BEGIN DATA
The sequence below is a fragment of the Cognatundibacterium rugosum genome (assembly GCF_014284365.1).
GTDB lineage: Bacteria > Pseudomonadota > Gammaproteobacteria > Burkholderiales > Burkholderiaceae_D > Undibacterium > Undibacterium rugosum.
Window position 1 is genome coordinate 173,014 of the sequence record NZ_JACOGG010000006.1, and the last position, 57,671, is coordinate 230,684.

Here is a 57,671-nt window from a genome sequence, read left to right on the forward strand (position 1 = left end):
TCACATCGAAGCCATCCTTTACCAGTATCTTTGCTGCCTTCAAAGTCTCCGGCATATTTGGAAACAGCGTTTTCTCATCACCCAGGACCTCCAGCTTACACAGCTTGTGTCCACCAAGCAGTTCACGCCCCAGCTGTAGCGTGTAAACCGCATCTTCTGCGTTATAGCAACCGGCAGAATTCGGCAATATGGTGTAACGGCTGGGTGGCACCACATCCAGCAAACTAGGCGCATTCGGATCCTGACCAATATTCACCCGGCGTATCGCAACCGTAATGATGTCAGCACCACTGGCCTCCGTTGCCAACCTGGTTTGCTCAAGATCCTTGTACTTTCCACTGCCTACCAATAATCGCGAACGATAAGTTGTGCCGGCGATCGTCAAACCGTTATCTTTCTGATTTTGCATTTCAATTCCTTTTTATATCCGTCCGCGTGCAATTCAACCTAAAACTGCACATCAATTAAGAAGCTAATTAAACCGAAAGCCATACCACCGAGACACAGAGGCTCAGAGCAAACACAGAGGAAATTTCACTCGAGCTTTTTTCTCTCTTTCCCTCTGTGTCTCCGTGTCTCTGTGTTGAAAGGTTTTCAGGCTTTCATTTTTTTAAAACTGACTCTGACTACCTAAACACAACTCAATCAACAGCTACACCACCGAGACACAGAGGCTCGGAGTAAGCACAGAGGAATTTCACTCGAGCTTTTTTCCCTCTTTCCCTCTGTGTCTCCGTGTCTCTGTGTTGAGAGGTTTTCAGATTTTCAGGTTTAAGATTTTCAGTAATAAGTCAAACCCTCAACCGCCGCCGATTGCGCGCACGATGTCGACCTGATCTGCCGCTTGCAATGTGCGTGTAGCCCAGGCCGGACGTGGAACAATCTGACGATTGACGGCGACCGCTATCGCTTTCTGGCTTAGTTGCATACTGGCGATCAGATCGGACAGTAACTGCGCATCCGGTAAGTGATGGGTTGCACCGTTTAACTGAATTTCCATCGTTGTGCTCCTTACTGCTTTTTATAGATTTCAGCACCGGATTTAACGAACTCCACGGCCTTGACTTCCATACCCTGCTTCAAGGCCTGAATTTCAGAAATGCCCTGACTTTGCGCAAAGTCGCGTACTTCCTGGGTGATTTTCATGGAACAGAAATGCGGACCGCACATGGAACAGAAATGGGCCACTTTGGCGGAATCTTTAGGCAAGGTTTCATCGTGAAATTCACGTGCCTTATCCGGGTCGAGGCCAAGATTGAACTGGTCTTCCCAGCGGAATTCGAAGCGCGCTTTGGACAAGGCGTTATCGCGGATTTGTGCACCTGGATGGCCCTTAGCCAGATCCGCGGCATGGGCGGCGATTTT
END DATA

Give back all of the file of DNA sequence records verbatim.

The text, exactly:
The sequence below is a fragment of the Cognatundibacterium rugosum genome (assembly GCF_014284365.1).
GTDB lineage: Bacteria > Pseudomonadota > Gammaproteobacteria > Burkholderiales > Burkholderiaceae_D > Undibacterium > Undibacterium rugosum.
Window position 1 is genome coordinate 173,014 of the sequence record NZ_JACOGG010000006.1, and the last position, 57,671, is coordinate 230,684.

Here is a 57,671-nt window from a genome sequence, read left to right on the forward strand (position 1 = left end):
TCACATCGAAGCCATCCTTTACCAGTATCTTTGCTGCCTTCAAAGTCTCCGGCATATTTGGAAACAGCGTTTTCTCATCACCCAGGACCTCCAGCTTACACAGCTTGTGTCCACCAAGCAGTTCACGCCCCAGCTGTAGCGTGTAAACCGCATCTTCTGCGTTATAGCAACCGGCAGAATTCGGCAATATGGTGTAACGGCTGGGTGGCACCACATCCAGCAAACTAGGCGCATTCGGATCCTGACCAATATTCACCCGGCGTATCGCAACCGTAATGATGTCAGCACCACTGGCCTCCGTTGCCAACCTGGTTTGCTCAAGATCCTTGTACTTTCCACTGCCTACCAATAATCGCGAACGATAAGTTGTGCCGGCGATCGTCAAACCGTTATCTTTCTGATTTTGCATTTCAATTCCTTTTTATATCCGTCCGCGTGCAATTCAACCTAAAACTGCACATCAATTAAGAAGCTAATTAAACCGAAAGCCATACCACCGAGACACAGAGGCTCAGAGCAAACACAGAGGAAATTTCACTCGAGCTTTTTTCTCTCTTTCCCTCTGTGTCTCCGTGTCTCTGTGTTGAAAGGTTTTCAGGCTTTCATTTTTTTAAAACTGACTCTGACTACCTAAACACAACTCAATCAACAGCTACACCACCGAGACACAGAGGCTCGGAGTAAGCACAGAGGAATTTCACTCGAGCTTTTTTCCCTCTTTCCCTCTGTGTCTCCGTGTCTCTGTGTTGAGAGGTTTTCAGATTTTCAGGTTTAAGATTTTCAGTAATAAGTCAAACCCTCAACCGCCGCCGATTGCGCGCACGATGTCGACCTGATCTGCCGCTTGCAATGTGCGTGTAGCCCAGGCCGGACGTGGAACAATCTGACGATTGACGGCGACCGCTATCGCTTTCTGGCTTAGTTGCATACTGGCGATCAGATCGGACAGTAACTGCGCATCCGGTAAGTGATGGGTTGCACCGTTTAACTGAATTTCCATCGTTGTGCTCCTTACTGCTTTTTATAGATTTCAGCACCGGATTTAACGAACTCCACGGCCTTGACTTCCATACCCTGCTTCAAGGCCTGAATTTCAGAAATGCCCTGACTTTGCGCAAAGTCGCGTACTTCCTGGGTGATTTTCATGGAACAGAAATGCGGACCGCACATGGAACAGAAATGGGCCACTTTGGCGGAATCTTTAGGCAAGGTTTCATCGTGAAATTCACGTGCCTTATCCGGGTCGAGGCCAAGATTGAACTGGTCTTCCCAGCGGAATTCGAAGCGCGCTTTGGACAAGGCGTTATCGCGGATTTGTGCACCTGGATGGCCCTTAGCCAGATCCGCGGCATGGGCGGCGATTTT